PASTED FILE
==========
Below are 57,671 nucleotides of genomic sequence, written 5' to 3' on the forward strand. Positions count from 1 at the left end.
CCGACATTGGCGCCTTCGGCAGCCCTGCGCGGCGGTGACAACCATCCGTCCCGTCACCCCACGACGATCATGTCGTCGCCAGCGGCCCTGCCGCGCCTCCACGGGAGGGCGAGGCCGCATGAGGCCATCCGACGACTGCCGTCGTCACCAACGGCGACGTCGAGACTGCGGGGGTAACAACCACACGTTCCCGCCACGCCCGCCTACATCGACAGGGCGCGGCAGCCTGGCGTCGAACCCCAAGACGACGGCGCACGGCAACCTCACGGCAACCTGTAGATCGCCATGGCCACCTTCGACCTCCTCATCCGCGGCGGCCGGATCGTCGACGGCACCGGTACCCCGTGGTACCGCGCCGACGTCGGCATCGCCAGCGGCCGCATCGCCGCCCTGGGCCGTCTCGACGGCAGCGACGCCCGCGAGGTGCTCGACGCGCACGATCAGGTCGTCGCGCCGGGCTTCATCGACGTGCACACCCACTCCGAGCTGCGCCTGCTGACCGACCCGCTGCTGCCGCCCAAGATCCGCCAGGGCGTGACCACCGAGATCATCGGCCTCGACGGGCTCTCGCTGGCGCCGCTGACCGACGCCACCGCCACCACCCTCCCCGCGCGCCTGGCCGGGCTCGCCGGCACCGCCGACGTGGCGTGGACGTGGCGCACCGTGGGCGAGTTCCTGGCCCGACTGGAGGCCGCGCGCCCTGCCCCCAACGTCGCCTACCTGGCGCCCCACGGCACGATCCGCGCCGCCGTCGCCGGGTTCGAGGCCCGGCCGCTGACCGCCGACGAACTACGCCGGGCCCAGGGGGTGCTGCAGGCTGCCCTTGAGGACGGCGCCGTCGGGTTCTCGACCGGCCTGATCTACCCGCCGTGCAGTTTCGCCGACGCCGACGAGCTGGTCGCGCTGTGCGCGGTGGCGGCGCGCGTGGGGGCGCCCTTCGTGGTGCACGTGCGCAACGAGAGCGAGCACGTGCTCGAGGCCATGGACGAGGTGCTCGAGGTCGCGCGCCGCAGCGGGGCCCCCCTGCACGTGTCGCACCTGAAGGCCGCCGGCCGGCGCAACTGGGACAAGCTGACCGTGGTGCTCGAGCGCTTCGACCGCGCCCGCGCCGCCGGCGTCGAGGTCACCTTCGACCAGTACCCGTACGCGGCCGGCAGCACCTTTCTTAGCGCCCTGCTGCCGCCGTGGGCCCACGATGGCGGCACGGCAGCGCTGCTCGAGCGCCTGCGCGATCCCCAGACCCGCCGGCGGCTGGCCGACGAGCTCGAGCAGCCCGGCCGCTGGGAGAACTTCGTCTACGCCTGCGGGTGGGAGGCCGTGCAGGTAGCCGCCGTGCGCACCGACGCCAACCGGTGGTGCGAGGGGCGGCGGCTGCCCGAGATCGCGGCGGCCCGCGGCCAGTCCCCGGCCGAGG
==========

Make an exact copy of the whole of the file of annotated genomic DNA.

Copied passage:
Below are 57,671 nucleotides of genomic sequence, written 5' to 3' on the forward strand. Positions count from 1 at the left end.
CCGACATTGGCGCCTTCGGCAGCCCTGCGCGGCGGTGACAACCATCCGTCCCGTCACCCCACGACGATCATGTCGTCGCCAGCGGCCCTGCCGCGCCTCCACGGGAGGGCGAGGCCGCATGAGGCCATCCGACGACTGCCGTCGTCACCAACGGCGACGTCGAGACTGCGGGGGTAACAACCACACGTTCCCGCCACGCCCGCCTACATCGACAGGGCGCGGCAGCCTGGCGTCGAACCCCAAGACGACGGCGCACGGCAACCTCACGGCAACCTGTAGATCGCCATGGCCACCTTCGACCTCCTCATCCGCGGCGGCCGGATCGTCGACGGCACCGGTACCCCGTGGTACCGCGCCGACGTCGGCATCGCCAGCGGCCGCATCGCCGCCCTGGGCCGTCTCGACGGCAGCGACGCCCGCGAGGTGCTCGACGCGCACGATCAGGTCGTCGCGCCGGGCTTCATCGACGTGCACACCCACTCCGAGCTGCGCCTGCTGACCGACCCGCTGCTGCCGCCCAAGATCCGCCAGGGCGTGACCACCGAGATCATCGGCCTCGACGGGCTCTCGCTGGCGCCGCTGACCGACGCCACCGCCACCACCCTCCCCGCGCGCCTGGCCGGGCTCGCCGGCACCGCCGACGTGGCGTGGACGTGGCGCACCGTGGGCGAGTTCCTGGCCCGACTGGAGGCCGCGCGCCCTGCCCCCAACGTCGCCTACCTGGCGCCCCACGGCACGATCCGCGCCGCCGTCGCCGGGTTCGAGGCCCGGCCGCTGACCGCCGACGAACTACGCCGGGCCCAGGGGGTGCTGCAGGCTGCCCTTGAGGACGGCGCCGTCGGGTTCTCGACCGGCCTGATCTACCCGCCGTGCAGTTTCGCCGACGCCGACGAGCTGGTCGCGCTGTGCGCGGTGGCGGCGCGCGTGGGGGCGCCCTTCGTGGTGCACGTGCGCAACGAGAGCGAGCACGTGCTCGAGGCCATGGACGAGGTGCTCGAGGTCGCGCGCCGCAGCGGGGCCCCCCTGCACGTGTCGCACCTGAAGGCCGCCGGCCGGCGCAACTGGGACAAGCTGACCGTGGTGCTCGAGCGCTTCGACCGCGCCCGCGCCGCCGGCGTCGAGGTCACCTTCGACCAGTACCCGTACGCGGCCGGCAGCACCTTTCTTAGCGCCCTGCTGCCGCCGTGGGCCCACGATGGCGGCACGGCAGCGCTGCTCGAGCGCCTGCGCGATCCCCAGACCCGCCGGCGGCTGGCCGACGAGCTCGAGCAGCCCGGCCGCTGGGAGAACTTCGTCTACGCCTGCGGGTGGGAGGCCGTGCAGGTAGCCGCCGTGCGCACCGACGCCAACCGGTGGTGCGAGGGGCGGCGGCTGCCCGAGATCGCGGCGGCCCGCGGCCAGTCCCCGGCCGAGG